As a blogger that covers the world of B2B and B2C ecommerce, I find that quite often my personal online shopping experiences drive content for my blog. Today’s blog post is no exception although I am a little stunned by the site that frustrated me.
I love Amazon.com. First because I am an avid reader, consummate nerd and I love to learn new things. Second, because Amazon.com is far and away the leader in ecommerce functionality and user experience and is quite often an organization’s benchmark when they venture into the world of ecommerce.
Today, Amazon.com threw me for a loop. Stumped me. Did not lead me, instictively without my having to ask, to what I wanted. And what’s odder still is that the hiccup happened during the payment process. Here’s the scoop.
I was looking to purchase a couple of books. I reviewed my cart and started to check out. I got to the “Review Your Order Screen” and realized that there was a third book that I wanted to purchase. I scanned the page, looking for the helpful “Continue Shopping” button. No dice. All I could find was the “Place Your Order” button.
I clicked on the logo. Nothing.
I tried to click on the bread crumb string at the top of the page. Nope.
I was stumped. I wanted to buy more. I wanted to give Amazon my money and I was frustrated with the prospect that I would have to close my browser window and start over.
As my mouse pointer hovered over the “X” button to close the window, I had a flash of clarity. This was Amazon. The Holy Grail of ecommerce websites. Could there really be such a blatant flaw in their checkout process that would limit my ability to increase my purchase??
I refused to believe it and I returned to the page. I continued clicking and scanning. And then I saw it.
There at the very bottom of the page, in the itty bitty font that follows most every page these days was a tiny link that said “Go to the Amazon.com homepage without completing your order.”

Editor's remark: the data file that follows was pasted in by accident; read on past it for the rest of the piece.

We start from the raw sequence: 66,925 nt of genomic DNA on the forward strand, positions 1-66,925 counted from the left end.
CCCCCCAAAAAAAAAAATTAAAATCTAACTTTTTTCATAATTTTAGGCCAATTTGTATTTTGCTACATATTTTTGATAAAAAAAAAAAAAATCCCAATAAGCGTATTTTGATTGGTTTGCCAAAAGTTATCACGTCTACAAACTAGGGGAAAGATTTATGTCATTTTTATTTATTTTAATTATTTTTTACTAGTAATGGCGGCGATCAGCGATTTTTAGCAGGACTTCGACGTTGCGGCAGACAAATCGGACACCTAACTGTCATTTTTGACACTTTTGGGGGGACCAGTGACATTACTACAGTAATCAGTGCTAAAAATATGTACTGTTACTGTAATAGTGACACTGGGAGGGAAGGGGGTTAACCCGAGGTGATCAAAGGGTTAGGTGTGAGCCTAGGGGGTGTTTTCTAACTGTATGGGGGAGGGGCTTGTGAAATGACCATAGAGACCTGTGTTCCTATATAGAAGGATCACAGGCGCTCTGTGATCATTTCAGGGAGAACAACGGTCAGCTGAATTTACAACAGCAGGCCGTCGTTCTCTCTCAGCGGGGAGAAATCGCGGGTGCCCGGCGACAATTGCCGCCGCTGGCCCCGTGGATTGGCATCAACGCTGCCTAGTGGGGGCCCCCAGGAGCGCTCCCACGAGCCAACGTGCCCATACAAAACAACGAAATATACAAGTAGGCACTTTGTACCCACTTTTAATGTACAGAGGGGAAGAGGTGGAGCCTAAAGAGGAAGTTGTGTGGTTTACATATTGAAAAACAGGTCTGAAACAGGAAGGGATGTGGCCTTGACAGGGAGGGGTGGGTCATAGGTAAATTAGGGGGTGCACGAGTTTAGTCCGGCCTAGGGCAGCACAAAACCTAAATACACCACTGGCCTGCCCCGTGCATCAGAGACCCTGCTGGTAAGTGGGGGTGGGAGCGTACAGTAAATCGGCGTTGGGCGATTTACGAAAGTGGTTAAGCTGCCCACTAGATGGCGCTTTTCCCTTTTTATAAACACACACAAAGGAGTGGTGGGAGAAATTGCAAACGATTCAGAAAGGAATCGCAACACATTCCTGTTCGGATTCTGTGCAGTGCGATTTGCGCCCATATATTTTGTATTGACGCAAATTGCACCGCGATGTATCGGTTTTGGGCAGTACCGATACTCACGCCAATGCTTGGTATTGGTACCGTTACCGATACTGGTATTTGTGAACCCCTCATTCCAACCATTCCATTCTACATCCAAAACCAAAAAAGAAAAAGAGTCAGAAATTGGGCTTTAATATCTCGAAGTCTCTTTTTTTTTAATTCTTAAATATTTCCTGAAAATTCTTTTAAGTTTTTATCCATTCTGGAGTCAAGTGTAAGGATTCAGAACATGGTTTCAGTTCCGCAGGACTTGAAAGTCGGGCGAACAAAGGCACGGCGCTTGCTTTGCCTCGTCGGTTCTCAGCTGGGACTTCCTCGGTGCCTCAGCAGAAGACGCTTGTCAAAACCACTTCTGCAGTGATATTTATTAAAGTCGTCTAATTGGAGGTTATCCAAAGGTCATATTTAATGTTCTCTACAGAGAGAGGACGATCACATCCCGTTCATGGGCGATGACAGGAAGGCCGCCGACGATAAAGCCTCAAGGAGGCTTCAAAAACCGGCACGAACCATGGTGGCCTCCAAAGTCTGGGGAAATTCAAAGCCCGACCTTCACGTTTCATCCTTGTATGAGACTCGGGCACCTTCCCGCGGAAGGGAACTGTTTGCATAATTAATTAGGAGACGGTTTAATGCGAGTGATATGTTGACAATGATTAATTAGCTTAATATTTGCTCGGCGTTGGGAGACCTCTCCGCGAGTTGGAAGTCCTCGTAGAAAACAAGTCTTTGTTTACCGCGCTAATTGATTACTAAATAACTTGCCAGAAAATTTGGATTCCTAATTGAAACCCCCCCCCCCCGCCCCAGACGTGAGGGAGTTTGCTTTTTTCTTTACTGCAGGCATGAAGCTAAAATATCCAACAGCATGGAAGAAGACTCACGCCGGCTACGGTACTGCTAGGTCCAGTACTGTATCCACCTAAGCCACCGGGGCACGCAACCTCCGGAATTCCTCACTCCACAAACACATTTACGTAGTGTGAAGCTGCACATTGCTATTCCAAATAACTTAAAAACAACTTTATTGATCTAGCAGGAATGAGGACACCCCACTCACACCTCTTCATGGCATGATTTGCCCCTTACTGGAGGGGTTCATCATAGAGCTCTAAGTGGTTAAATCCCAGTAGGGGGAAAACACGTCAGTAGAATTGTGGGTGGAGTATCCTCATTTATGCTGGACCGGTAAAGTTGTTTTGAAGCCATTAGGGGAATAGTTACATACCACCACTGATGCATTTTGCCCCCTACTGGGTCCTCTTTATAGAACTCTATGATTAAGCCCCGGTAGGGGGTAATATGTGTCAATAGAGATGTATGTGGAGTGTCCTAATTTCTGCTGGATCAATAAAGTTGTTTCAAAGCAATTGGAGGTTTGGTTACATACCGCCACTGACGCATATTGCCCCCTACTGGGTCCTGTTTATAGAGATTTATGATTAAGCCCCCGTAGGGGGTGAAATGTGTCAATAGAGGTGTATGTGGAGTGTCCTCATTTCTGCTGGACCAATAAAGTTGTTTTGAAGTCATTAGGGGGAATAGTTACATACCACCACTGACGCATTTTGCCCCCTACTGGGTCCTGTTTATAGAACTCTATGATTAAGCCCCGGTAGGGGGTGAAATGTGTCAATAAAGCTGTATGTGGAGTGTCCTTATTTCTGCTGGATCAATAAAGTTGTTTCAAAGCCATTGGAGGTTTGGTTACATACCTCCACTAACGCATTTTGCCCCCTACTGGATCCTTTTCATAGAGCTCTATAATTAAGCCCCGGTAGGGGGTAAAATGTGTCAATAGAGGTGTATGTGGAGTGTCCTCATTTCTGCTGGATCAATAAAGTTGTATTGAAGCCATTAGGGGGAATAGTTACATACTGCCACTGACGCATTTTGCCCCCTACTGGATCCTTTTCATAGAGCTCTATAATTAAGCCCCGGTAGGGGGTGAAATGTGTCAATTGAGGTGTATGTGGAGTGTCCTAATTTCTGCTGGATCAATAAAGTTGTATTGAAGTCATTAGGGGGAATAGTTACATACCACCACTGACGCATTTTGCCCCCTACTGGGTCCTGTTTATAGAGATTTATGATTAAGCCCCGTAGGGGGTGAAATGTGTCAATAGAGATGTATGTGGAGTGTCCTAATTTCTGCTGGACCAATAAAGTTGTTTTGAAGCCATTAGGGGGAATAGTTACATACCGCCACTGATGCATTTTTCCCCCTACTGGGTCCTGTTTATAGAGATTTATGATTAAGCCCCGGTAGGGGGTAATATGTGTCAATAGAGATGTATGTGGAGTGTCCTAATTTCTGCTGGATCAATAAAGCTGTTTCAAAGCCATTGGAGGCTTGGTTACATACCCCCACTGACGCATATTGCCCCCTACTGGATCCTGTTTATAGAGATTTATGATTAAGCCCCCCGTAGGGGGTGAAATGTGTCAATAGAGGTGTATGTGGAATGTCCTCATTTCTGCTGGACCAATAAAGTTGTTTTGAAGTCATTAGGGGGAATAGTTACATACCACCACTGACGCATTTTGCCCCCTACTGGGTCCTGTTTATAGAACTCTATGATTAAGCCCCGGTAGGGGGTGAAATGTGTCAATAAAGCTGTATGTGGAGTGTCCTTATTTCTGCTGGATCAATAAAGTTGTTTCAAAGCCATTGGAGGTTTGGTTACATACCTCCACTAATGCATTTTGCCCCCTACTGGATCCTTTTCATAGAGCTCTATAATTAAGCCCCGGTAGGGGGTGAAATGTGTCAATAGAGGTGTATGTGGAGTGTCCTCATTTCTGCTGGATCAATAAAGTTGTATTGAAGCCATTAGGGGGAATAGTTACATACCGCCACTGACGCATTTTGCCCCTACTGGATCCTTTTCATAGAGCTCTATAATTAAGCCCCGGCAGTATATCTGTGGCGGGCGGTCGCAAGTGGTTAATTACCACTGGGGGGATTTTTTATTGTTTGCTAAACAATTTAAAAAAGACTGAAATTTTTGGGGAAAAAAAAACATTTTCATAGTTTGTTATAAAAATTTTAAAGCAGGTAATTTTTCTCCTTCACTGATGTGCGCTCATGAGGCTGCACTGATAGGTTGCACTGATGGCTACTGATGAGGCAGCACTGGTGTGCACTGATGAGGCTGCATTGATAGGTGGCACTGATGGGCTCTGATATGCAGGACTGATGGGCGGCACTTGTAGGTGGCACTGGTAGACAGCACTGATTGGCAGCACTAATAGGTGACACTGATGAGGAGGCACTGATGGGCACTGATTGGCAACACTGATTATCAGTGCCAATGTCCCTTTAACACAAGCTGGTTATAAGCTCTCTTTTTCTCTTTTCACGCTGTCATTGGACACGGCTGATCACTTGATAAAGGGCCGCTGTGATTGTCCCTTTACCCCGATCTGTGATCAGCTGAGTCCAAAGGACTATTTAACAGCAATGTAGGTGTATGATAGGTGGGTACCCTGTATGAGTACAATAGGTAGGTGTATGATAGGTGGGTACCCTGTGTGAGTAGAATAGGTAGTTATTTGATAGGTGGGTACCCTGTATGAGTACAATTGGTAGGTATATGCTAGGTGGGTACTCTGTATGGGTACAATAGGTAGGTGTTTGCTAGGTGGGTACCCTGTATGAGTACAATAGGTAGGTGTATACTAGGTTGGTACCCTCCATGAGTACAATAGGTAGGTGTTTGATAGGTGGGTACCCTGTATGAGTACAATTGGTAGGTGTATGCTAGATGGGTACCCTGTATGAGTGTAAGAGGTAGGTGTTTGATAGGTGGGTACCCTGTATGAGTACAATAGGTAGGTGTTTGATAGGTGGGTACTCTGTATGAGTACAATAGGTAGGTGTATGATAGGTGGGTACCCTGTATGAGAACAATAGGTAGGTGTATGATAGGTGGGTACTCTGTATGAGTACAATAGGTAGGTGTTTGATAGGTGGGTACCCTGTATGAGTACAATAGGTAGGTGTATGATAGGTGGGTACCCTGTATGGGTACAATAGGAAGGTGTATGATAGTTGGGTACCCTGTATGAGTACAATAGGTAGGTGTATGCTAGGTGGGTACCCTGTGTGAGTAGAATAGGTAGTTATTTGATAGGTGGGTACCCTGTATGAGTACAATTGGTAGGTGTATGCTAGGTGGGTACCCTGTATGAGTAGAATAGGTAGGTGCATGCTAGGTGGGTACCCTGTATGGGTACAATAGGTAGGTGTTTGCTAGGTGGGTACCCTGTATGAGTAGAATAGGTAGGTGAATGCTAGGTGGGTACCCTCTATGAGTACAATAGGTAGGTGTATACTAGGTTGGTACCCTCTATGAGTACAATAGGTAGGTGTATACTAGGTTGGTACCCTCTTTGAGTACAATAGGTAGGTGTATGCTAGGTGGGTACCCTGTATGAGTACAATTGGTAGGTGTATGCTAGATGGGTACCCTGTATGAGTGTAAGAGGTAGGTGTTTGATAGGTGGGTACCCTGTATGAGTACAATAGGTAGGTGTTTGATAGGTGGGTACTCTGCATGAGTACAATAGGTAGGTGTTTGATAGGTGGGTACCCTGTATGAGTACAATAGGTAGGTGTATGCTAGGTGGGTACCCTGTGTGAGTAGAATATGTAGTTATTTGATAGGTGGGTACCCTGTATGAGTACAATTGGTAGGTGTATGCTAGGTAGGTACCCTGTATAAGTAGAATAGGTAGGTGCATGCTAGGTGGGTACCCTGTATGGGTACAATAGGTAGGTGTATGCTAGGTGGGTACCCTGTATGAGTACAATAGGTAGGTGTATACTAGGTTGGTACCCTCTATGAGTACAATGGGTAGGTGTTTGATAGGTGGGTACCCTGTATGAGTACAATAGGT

I was instantly relieved and then immediately even more concerned. Had I not gone back and looked again, I would have completely missed this link. I would have just recreated the order because I wanted the books and Amazon is my site of choice, but how many customers wouldn’t have?
I’m guessing that the super smart people over at Amazon know something that I don’t, which probably includes the pull of the Amazon brand and that customers are likely to order again if they can’t amend an order during the “Review Your Order” stage. Of course, this is because they are Amazon and people love them. But your site is not Amazon.com, and while that is okay–good even, there is a lesson here.
Make sure that you give your customer the chance to buy more from you by allowing them to go back and add more items to their cart during checkout. This does not have to be an active solicitation to purchase more–outright promotional offers at this juncture would probably derail the sale–but should be clearly labeled so that a customer can go back, add the additional item(s), check out and continue with her day.
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